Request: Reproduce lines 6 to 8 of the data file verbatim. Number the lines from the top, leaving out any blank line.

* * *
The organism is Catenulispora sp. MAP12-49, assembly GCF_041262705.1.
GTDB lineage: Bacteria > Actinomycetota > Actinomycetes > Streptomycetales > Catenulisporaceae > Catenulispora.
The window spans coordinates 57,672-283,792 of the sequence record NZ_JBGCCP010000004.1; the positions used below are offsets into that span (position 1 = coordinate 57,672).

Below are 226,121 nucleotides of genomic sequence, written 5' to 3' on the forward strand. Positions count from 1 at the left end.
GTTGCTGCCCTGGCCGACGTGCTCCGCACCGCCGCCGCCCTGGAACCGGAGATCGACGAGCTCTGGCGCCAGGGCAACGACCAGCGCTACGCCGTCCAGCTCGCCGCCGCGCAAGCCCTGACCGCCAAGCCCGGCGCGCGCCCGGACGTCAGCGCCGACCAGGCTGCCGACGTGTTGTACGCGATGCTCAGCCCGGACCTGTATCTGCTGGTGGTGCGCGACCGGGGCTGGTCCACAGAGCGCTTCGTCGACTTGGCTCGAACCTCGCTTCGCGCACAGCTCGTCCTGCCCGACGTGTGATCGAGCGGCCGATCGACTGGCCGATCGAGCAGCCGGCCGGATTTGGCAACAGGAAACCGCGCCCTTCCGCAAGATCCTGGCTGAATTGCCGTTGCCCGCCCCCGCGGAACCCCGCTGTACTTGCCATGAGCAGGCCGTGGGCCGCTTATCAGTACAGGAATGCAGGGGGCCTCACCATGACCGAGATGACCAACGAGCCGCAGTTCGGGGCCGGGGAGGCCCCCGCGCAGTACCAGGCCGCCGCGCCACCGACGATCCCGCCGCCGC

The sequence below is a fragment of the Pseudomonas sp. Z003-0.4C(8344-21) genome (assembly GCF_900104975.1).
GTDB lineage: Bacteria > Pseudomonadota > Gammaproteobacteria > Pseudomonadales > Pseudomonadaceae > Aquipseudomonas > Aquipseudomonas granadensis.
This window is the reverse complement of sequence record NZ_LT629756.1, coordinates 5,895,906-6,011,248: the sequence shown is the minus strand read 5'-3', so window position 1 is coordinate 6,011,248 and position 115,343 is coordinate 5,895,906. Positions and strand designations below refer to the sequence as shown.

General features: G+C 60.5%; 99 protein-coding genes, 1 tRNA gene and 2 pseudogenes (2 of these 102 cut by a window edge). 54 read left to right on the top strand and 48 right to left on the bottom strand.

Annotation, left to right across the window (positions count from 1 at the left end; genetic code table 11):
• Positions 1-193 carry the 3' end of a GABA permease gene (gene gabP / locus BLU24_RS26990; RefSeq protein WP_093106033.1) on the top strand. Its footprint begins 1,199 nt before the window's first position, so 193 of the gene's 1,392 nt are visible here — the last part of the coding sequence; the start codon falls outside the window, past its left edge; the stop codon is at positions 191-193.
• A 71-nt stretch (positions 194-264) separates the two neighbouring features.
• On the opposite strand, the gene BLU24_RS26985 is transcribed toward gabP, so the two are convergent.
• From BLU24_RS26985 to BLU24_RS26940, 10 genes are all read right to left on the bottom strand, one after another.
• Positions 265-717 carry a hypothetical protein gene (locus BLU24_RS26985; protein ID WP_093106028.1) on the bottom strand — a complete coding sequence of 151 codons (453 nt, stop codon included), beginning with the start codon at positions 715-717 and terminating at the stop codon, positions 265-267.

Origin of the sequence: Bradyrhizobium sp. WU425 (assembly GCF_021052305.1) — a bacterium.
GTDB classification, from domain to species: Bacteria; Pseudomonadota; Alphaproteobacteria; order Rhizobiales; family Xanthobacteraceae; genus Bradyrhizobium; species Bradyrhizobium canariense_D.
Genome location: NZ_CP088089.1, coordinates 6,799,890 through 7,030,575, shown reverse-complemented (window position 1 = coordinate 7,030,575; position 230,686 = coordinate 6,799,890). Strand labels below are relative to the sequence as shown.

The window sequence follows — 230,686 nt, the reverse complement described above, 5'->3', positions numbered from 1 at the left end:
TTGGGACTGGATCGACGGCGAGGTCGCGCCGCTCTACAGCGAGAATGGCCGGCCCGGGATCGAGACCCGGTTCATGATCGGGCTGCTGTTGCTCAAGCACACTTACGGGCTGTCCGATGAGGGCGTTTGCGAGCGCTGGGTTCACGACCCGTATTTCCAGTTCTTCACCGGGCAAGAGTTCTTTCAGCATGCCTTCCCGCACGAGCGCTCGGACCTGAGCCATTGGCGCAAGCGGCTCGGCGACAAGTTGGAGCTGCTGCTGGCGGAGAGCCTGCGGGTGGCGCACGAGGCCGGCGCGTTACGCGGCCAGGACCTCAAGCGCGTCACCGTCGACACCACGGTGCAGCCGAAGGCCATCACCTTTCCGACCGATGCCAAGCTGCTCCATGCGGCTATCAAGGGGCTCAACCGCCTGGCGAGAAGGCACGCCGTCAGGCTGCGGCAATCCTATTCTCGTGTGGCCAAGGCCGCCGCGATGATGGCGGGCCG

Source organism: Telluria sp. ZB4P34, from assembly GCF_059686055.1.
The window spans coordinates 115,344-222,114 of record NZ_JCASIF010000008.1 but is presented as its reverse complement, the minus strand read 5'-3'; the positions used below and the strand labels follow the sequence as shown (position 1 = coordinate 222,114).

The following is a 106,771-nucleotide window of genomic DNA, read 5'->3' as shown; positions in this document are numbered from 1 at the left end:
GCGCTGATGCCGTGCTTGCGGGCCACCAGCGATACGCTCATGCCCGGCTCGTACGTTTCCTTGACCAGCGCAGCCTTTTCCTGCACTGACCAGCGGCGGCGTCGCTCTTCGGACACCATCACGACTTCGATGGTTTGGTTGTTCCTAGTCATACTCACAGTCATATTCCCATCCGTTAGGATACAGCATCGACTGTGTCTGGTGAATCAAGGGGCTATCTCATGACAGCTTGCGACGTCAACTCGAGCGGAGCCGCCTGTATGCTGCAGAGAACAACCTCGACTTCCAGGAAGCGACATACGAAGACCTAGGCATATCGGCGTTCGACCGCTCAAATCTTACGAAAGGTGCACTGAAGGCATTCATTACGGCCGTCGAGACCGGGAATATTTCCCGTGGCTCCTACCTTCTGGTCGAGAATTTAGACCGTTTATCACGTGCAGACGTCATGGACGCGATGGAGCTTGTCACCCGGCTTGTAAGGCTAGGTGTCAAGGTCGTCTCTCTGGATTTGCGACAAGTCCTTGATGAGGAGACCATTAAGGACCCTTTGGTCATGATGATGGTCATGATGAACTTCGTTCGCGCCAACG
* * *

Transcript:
The sequence below is a fragment of the Pseudomonas sp. Z003-0.4C(8344-21) genome (assembly GCF_900104975.1).
GTDB lineage: Bacteria > Pseudomonadota > Gammaproteobacteria > Pseudomonadales > Pseudomonadaceae > Aquipseudomonas > Aquipseudomonas granadensis.
This window is the reverse complement of sequence record NZ_LT629756.1, coordinates 5,895,906-6,011,248: the sequence shown is the minus strand read 5'-3', so window position 1 is coordinate 6,011,248 and position 115,343 is coordinate 5,895,906. Positions and strand designations below refer to the sequence as shown.